Welcome to the Lower Snake and Columbia River Hot Water Report, week seven. This weekly report presents the conditions on the Lower Snake and Columbia Rivers via graphs, analyses, and stories. We have been tracking the rivers as they become too hot for migrating salmon, as well as the return of each individual salmon species.
In 2015, extreme water temperatures killed upwards of 300,000 salmon in the Columbia Basin. Extinction is looming for wild Snake River salmon and steelhead, with myriad threats facing these dwindling stocks. As each salmonid species journeys through the Columbia and Snake, we will highlight its unique attributes and discuss how different species respond to increasing river temperatures. We’ll also hear first-hand from scientists, tribal fishers, guides, and citizens on the Columbia and Snake rivers throughout the summer.
Will you be on the river this summer? Do you have a story or photo you would like to share? Please send them to Jacob Schmidt
If, in the course of your river trips this summer, you come across a dead sturgeon, remember to contact the Washington Department of Fish and Wildlife.
The Hot Water Report is a project of the Save Our wild Salmon Coalition, with assistance from Idaho Conservation League, Columbia Riverkeeper, Idaho Rivers United, Friends of the Clearwater, and Washington Sierra Club.
Check out previous Hot Water Reports here.
READING THE DATA
The daily mean temperature at the forebay (upstream reservoir) of each dam is represented in the solid lines, while the 10 year average (2008-2017) for each reservoir is represented by the dashed line of the same color. The dotted line across the top of the graph represents the 68° survival threshold for juvenile salmon. The longer temperatures remain above 68° and the farther the temperatures rise above 68°, the more severe the effects, including: increased metabolism, increased susceptibility to disease, reduced fecundity (reproductive potential), and/or death.
If you are unfamiliar with the location of the Lower Snake and Lower Columbia dams, you can find them on this map.
Temperatures at the lower two of the four Lower Snake River dams have remained stable, with daily highs remaining above the 68 degree survival threshold. While air temperatures have dipped slightly in the past week, we are still seeing highs in the 90s throughout the northwest. Along with summer heat comes demand for power to run AC units. In response to this demand, Idaho Power runs more water through the turbines at Hells Canyon dam, warming the waters above Lower Granite Dam almost daily during these hot months. This is clearly evidenced by the steep spikes in the red line on the graph above. As discussed in previous reports, cool water from above the Dworshak dam--which was released to ease pressure on sockeye--is being reserved for the upcoming steelhead run. Note that the temperature variability at the upstream dams is not reflected downstream, due to the equalizing effect of slackwater reservoirs.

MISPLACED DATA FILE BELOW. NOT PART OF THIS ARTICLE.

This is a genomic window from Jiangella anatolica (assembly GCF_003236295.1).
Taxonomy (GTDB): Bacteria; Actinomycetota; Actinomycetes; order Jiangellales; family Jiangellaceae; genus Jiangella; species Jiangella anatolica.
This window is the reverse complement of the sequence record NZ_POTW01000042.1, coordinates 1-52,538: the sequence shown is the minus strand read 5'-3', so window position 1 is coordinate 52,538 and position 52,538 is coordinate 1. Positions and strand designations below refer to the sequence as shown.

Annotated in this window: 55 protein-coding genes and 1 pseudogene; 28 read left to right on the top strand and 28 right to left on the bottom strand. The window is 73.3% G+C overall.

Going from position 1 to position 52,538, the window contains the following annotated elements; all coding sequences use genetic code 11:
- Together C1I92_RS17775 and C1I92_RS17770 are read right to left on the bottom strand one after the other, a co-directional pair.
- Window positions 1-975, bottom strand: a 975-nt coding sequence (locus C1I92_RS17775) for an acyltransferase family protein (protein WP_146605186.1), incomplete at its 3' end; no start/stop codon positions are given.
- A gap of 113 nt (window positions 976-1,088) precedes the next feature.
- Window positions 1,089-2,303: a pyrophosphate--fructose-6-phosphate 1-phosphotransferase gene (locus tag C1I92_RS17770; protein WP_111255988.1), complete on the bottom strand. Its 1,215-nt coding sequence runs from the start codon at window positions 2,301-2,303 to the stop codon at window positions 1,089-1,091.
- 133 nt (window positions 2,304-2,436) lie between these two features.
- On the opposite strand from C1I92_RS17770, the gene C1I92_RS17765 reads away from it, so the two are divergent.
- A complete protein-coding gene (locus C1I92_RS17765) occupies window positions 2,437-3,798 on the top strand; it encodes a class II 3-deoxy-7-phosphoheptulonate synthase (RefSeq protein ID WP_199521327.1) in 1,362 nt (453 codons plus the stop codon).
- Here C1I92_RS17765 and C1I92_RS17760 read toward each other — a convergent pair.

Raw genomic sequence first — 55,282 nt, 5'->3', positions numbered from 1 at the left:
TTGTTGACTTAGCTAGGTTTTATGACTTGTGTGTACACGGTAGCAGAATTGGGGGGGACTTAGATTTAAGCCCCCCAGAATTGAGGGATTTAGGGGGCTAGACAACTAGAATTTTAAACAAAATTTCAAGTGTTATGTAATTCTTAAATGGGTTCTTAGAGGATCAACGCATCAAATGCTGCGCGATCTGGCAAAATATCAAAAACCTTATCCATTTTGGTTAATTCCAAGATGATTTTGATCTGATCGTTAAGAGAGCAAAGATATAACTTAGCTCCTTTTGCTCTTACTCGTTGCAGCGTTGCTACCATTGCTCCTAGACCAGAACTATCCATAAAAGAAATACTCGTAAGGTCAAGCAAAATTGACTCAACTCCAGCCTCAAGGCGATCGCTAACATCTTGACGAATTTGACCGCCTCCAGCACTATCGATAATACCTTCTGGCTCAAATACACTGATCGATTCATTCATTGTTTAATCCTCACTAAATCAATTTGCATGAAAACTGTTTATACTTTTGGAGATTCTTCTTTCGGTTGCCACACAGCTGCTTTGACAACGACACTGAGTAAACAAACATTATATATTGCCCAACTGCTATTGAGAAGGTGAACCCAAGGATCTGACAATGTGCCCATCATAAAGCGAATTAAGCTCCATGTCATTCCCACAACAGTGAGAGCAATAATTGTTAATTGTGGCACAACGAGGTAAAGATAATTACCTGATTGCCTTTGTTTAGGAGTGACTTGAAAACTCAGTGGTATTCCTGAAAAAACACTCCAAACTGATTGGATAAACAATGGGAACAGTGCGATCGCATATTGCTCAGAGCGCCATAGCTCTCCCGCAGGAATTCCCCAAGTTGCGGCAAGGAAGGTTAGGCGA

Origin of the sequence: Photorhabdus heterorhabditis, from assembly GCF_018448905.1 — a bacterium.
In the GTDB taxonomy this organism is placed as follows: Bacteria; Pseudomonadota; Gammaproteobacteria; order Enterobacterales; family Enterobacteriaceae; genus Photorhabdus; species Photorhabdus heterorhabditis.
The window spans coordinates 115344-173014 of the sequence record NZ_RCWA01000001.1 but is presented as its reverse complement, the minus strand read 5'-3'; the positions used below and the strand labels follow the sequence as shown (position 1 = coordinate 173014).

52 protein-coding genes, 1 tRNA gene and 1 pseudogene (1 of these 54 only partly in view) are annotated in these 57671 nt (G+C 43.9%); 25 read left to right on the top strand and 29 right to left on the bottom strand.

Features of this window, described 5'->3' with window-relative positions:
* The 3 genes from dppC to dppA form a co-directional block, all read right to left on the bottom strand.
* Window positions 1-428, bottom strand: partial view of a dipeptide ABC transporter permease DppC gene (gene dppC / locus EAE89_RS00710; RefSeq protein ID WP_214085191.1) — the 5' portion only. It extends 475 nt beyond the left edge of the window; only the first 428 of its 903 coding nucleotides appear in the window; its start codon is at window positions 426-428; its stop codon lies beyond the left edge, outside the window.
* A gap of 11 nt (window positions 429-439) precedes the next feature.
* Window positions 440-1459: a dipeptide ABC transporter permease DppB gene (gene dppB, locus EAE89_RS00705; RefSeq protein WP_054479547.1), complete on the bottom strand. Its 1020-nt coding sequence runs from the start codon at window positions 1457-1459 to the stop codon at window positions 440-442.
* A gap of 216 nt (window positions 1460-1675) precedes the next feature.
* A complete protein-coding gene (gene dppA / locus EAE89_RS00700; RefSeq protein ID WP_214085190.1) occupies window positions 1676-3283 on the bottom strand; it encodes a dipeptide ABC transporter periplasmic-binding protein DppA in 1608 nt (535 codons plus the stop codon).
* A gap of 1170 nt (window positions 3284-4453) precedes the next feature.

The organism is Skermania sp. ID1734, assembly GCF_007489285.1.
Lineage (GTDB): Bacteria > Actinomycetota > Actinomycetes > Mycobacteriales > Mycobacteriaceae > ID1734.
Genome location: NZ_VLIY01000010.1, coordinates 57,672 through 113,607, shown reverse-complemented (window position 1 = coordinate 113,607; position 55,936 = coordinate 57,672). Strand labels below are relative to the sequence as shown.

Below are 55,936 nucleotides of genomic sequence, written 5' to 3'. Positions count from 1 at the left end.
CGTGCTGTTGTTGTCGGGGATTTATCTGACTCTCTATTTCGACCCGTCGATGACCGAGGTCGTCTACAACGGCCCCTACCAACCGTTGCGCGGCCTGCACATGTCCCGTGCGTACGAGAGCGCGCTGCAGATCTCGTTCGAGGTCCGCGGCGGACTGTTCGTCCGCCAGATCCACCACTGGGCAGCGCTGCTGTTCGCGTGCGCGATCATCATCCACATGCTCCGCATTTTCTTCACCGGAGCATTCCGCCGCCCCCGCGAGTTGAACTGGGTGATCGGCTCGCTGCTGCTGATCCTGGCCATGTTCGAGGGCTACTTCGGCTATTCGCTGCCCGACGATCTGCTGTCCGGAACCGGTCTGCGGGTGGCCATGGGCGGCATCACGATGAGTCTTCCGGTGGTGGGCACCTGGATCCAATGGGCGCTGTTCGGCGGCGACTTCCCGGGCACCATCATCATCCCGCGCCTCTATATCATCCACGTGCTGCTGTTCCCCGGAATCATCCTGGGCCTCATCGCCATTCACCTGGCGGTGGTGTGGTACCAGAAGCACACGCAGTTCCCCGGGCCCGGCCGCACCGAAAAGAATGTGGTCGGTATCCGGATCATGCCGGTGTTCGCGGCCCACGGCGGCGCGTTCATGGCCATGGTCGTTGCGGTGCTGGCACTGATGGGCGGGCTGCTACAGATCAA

While temperatures at the lower four Snake River dams have plateaued, temperatures at three of the four lower Columbia dams are, on average, lower than they were last week. The Dalles Dam just upstream from Bonneville (represented above in green) was the only dam of the four to register an overall increase in temperature. The fishing closure around the mouth of the Deschutes River remains in place to protect the lone refuge of cold water in the reservoir formed by the Dalles Dam. New fishing restrictions meant to protect the early return of wild steelhead are now in effect for the entire length of the Lower Columbia from the river’s mouth near Astoria to the Tri-Cities.
WEEKLY HIGH TEMPERATURES 8/16 - 8/23
While fire and drought persist throughout much of the northwest, temperatures at all lower Columbia dams except The Dalles have begun to fall. Nonetheless, temperatures at all Lower Columbia/Snake dams remain well above the 68 degree threshold.
Temperature data included in these reports come from the USGS Current Conditions for Washington State and the Fish Passage Center. Graphs and tables were assembled by SOS Staff on 23 August 2018 with the latest data.
2018 Columbia-Snake Basin Adult Salmon Returns – year-to-date
The final sockeye of this year are navigating their way up the Salmon River and into the Stanley Basin, site of Redfish Lake, Sawtooth Hatchery, and the terminus of their 950 mile, 6500’ journey from the sea. According to counts from Idaho Fish and Game, 62 Snake River sockeye have returned to the Stanley Basin as of 22 August. Of these, 10 of were wild origin, and the remaining 52 were hatchery reared fish. All but one of these 62 returned to Redfish Lake, with the one outlier headed back to either Pettit or Alturas Lake.